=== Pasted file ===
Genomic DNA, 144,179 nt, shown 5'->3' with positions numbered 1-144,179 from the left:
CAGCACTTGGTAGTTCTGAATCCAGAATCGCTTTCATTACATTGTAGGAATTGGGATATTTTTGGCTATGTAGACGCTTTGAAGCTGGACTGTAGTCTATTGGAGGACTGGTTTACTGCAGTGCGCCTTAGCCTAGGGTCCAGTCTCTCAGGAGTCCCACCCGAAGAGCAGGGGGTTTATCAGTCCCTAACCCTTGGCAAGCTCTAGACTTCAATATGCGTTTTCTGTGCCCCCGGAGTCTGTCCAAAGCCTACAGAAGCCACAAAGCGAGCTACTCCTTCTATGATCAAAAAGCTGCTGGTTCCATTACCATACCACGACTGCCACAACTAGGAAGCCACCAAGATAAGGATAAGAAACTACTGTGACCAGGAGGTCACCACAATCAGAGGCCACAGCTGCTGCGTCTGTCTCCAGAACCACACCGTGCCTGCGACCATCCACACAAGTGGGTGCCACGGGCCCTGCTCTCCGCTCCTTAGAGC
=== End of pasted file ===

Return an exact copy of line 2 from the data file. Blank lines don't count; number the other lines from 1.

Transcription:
CAGCACTTGGTAGTTCTGAATCCAGAATCGCTTTCATTACATTGTAGGAATTGGGATATTTTTGGCTATGTAGACGCTTTGAAGCTGGACTGTAGTCTATTGGAGGACTGGTTTACTGCAGTGCGCCTTAGCCTAGGGTCCAGTCTCTCAGGAGTCCCACCCGAAGAGCAGGGGGTTTATCAGTCCCTAACCCTTGGCAAGCTCTAGACTTCAATATGCGTTTTCTGTGCCCCCGGAGTCTGTCCAAAGCCTACAGAAGCCACAAAGCGAGCTACTCCTTCTATGATCAAAAAGCTGCTGGTTCCATTACCATACCACGACTGCCACAACTAGGAAGCCACCAAGATAAGGATAAGAAACTACTGTGACCAGGAGGTCACCACAATCAGAGGCCACAGCTGCTGCGTCTGTCTCCAGAACCACACCGTGCCTGCGACCATCCACACAAGTGGGTGCCACGGGCCCTGCTCTCCGCTCCTTAGAGC